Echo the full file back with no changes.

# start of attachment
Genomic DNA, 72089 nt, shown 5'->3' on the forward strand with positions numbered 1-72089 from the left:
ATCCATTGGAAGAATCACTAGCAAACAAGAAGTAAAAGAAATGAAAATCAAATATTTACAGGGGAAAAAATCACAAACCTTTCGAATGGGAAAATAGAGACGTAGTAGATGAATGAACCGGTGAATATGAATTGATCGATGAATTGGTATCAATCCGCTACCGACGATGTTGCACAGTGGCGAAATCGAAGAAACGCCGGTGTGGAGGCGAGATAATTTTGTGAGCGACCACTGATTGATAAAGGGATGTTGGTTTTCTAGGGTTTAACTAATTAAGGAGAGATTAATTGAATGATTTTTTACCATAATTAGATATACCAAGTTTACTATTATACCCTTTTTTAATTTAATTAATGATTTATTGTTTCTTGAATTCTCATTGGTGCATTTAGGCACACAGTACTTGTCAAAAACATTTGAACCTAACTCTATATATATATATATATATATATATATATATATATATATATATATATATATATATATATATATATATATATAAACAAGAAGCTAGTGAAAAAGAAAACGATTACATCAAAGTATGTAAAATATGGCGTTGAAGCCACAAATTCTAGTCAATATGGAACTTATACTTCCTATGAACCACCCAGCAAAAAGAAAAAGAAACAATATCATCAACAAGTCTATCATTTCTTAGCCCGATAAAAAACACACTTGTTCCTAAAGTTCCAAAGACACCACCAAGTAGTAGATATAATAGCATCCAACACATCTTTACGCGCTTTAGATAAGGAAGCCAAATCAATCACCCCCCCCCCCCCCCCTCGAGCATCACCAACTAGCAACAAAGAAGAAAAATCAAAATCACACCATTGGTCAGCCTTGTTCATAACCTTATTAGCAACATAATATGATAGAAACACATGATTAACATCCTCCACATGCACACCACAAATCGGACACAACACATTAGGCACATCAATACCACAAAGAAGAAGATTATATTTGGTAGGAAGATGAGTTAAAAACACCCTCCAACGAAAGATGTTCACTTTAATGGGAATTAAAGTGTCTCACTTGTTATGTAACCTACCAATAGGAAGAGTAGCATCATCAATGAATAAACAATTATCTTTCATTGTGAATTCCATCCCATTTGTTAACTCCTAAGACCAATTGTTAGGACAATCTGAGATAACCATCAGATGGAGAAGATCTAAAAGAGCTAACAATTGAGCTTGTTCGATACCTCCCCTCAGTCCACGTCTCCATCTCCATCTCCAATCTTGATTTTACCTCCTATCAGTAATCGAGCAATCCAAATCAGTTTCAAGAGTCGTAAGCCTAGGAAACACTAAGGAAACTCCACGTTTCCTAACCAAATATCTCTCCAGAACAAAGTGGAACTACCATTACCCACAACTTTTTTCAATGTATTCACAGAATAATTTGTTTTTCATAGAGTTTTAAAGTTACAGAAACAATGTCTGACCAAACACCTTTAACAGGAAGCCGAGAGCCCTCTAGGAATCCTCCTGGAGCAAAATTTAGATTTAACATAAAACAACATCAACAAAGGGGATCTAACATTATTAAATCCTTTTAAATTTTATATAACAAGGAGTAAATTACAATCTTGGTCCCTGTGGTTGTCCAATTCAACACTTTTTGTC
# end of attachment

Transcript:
Genomic DNA, 72089 nt, shown 5'->3' on the forward strand with positions numbered 1-72089 from the left:
ATCCATTGGAAGAATCACTAGCAAACAAGAAGTAAAAGAAATGAAAATCAAATATTTACAGGGGAAAAAATCACAAACCTTTCGAATGGGAAAATAGAGACGTAGTAGATGAATGAACCGGTGAATATGAATTGATCGATGAATTGGTATCAATCCGCTACCGACGATGTTGCACAGTGGCGAAATCGAAGAAACGCCGGTGTGGAGGCGAGATAATTTTGTGAGCGACCACTGATTGATAAAGGGATGTTGGTTTTCTAGGGTTTAACTAATTAAGGAGAGATTAATTGAATGATTTTTTACCATAATTAGATATACCAAGTTTACTATTATACCCTTTTTTAATTTAATTAATGATTTATTGTTTCTTGAATTCTCATTGGTGCATTTAGGCACACAGTACTTGTCAAAAACATTTGAACCTAACTCTATATATATATATATATATATATATATATATATATATATATATATATATATATATATATATATATATATATAAACAAGAAGCTAGTGAAAAAGAAAACGATTACATCAAAGTATGTAAAATATGGCGTTGAAGCCACAAATTCTAGTCAATATGGAACTTATACTTCCTATGAACCACCCAGCAAAAAGAAAAAGAAACAATATCATCAACAAGTCTATCATTTCTTAGCCCGATAAAAAACACACTTGTTCCTAAAGTTCCAAAGACACCACCAAGTAGTAGATATAATAGCATCCAACACATCTTTACGCGCTTTAGATAAGGAAGCCAAATCAATCACCCCCCCCCCCCCCCCTCGAGCATCACCAACTAGCAACAAAGAAGAAAAATCAAAATCACACCATTGGTCAGCCTTGTTCATAACCTTATTAGCAACATAATATGATAGAAACACATGATTAACATCCTCCACATGCACACCACAAATCGGACACAACACATTAGGCACATCAATACCACAAAGAAGAAGATTATATTTGGTAGGAAGATGAGTTAAAAACACCCTCCAACGAAAGATGTTCACTTTAATGGGAATTAAAGTGTCTCACTTGTTATGTAACCTACCAATAGGAAGAGTAGCATCATCAATGAATAAACAATTATCTTTCATTGTGAATTCCATCCCATTTGTTAACTCCTAAGACCAATTGTTAGGACAATCTGAGATAACCATCAGATGGAGAAGATCTAAAAGAGCTAACAATTGAGCTTGTTCGATACCTCCCCTCAGTCCACGTCTCCATCTCCATCTCCAATCTTGATTTTACCTCCTATCAGTAATCGAGCAATCCAAATCAGTTTCAAGAGTCGTAAGCCTAGGAAACACTAAGGAAACTCCACGTTTCCTAACCAAATATCTCTCCAGAACAAAGTGGAACTACCATTACCCACAACTTTTTTCAATGTATTCACAGAATAATTTGTTTTTCATAGAGTTTTAAAGTTACAGAAACAATGTCTGACCAAACACCTTTAACAGGAAGCCGAGAGCCCTCTAGGAATCCTCCTGGAGCAAAATTTAGATTTAACATAAAACAACATCAACAAAGGGGATCTAACATTATTAAATCCTTTTAAATTTTATATAACAAGGAGTAAATTACAATCTTGGTCCCTGTGGTTGTCCAATTCAACACTTTTTGTC